8. Section 172 of the Act 1961 is carefully considered by us. Chapter XV titles as “LIABILITY IN SPECIAL CASES”. We have no concern with sections, starting from Section 159, till Section 171 from this Chapter XV. Section 172 comes under sub-title “H.-Profits of nonresidents from occasional shipping business”.
Title of Section 172 is “Shipping business of non-residents. ” For bringing a case under Chapter XV, H of the Act 1961, one has to establish a case of profits of non-residents from occasional shipping business. “Non-resident” is defined under section 2(30), as a person who is not a “resident” and for the purpose of Sections 92, 93 and 168, includes a person who is not ordinarily resident within the meaning of clause (6) of Section 6. The respondent assessee is a company, incorporated under the provisions of Indian Companies Act, 1956, is fairly an admitted position. The assessee cannot be said to be non-resident. We have also taken notice of section 6 i.e. “Residence in India”. In short, respondent assessee cannot be said to be non-resident. The present appeal pertains to the respondent assessee. In our view, in the facts of the present case, the respondent assessee cannot lay fingers on section 172, since we are not dealing with profits of non-residents. The other aspect is that such profits of non-residents should be from occasional shipping business. It is not the case that the respondent assessee has earned some profit from occasional shipping and is a non-resident. In our view, Section 172 does not have application in relation to the respondent assessee and in the facts and circumstances of the present case. The company from Japan viz. Mitsui & Co. Ltd., Japan, recipient of demurrage amount is not before us. In other words, we are not examining the tax liability of the foreign company i.e. Mitsui & Co. Ltd., Japan. On our query to the learned Senior Advocate Shri Usgaonkar as to material on record for occasional shipping, part of para 3 from the Judgment of the learned Commissioner of Income-tax has been pointed out to us. His observations are in very few lines. We may reproduce the said portion herein below.
” 3. We have heard the rival submissions in the light of material placed before us. Assessee claimed deduction of Rs.1,08,53,980/ – being the amount of demurrage payable to Mitsui Co. Ltd., Japan. The Assessing Officer opined that since the assessee did not deduct tax at source, as such the case of the assessee falls within the mischief of section 40(a)(i) of the Income Tax Act, 1961.” Provisions of Section 172 are to apply notwithstanding anything contained in the other provisions of the Act. Therefore, in such cases, the provisions of Section 194C and 195 relating to tax deduction at source, are not applicable. The recovery of tax is to be regulated for voyage undertaken from any port in India by a ship, under the provisions of Section 172. In this view, these observations of the learned Vice President of Income Tax Appellate Tribunal have no concern with the factual aspect that it is a case of occasional shipping, pleaded or raised by assessee. There is no dispute about interpretation of Section 172 or Section 195. Crucial point is as to how Section 172 applies to the facts of the present case wherein the respondent assessee is an Indian company, incorporated under the provisions of Indian Companies Act, 1956. In our view, the learned Vice President of the ITAT has recorded a perverse observation/ finding in para 3 regarding application of Section 44B and 172 of the Act 1961.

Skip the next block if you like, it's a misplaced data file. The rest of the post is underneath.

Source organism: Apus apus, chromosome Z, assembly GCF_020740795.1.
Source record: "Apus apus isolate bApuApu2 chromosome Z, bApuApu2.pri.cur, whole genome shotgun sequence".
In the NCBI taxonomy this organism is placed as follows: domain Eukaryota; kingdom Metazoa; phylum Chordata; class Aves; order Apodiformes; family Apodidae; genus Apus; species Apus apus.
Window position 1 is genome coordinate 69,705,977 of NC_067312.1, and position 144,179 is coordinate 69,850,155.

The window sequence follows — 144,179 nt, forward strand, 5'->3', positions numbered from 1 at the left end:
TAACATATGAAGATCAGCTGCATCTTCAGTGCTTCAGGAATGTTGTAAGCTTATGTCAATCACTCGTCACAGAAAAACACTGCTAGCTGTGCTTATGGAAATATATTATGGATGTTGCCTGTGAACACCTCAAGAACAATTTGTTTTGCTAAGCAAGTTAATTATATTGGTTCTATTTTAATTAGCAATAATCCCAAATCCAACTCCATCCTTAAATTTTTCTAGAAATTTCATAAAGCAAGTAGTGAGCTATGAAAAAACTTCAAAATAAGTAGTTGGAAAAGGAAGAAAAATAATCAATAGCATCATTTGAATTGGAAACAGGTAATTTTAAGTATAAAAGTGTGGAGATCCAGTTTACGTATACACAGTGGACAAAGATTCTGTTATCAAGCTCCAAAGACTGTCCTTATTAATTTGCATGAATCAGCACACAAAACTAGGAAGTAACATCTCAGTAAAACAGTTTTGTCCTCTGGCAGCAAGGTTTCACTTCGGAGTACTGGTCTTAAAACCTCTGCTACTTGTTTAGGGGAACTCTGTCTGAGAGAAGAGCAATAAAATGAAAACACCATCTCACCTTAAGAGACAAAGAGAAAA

9. We may notice that the Judgment of the learned Appellate Tribunal is unreasoned and cryptic one. This judgment runs in around 20 to 25 lines. We are not oblivious of the fact, that not the form, but substance is material. The learned appellate Tribunal seems to have referred to the Circular of CBDT, No.723 dated 19.9.1995.